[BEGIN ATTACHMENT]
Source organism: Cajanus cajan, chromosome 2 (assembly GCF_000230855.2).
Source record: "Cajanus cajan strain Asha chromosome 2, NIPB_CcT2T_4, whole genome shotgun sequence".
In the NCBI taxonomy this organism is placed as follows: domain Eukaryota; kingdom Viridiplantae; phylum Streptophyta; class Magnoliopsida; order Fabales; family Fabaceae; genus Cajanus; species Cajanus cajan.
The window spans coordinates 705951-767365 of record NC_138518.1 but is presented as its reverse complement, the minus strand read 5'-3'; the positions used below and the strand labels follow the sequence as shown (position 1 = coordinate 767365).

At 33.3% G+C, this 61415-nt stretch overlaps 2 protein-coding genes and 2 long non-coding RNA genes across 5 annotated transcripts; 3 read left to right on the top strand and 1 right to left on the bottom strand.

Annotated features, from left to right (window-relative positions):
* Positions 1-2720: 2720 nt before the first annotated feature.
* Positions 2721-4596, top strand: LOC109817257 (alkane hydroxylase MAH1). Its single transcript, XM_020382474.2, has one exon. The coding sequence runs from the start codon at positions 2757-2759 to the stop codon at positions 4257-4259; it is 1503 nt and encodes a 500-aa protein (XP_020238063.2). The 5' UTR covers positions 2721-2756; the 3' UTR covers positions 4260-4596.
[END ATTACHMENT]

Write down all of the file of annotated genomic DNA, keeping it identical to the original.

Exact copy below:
Source organism: Cajanus cajan, chromosome 2 (assembly GCF_000230855.2).
Source record: "Cajanus cajan strain Asha chromosome 2, NIPB_CcT2T_4, whole genome shotgun sequence".
In the NCBI taxonomy this organism is placed as follows: domain Eukaryota; kingdom Viridiplantae; phylum Streptophyta; class Magnoliopsida; order Fabales; family Fabaceae; genus Cajanus; species Cajanus cajan.
The window spans coordinates 705951-767365 of record NC_138518.1 but is presented as its reverse complement, the minus strand read 5'-3'; the positions used below and the strand labels follow the sequence as shown (position 1 = coordinate 767365).

At 33.3% G+C, this 61415-nt stretch overlaps 2 protein-coding genes and 2 long non-coding RNA genes across 5 annotated transcripts; 3 read left to right on the top strand and 1 right to left on the bottom strand.

Annotated features, from left to right (window-relative positions):
* Positions 1-2720: 2720 nt before the first annotated feature.
* Positions 2721-4596, top strand: LOC109817257 (alkane hydroxylase MAH1). Its single transcript, XM_020382474.2, has one exon. The coding sequence runs from the start codon at positions 2757-2759 to the stop codon at positions 4257-4259; it is 1503 nt and encodes a 500-aa protein (XP_020238063.2). The 5' UTR covers positions 2721-2756; the 3' UTR covers positions 4260-4596.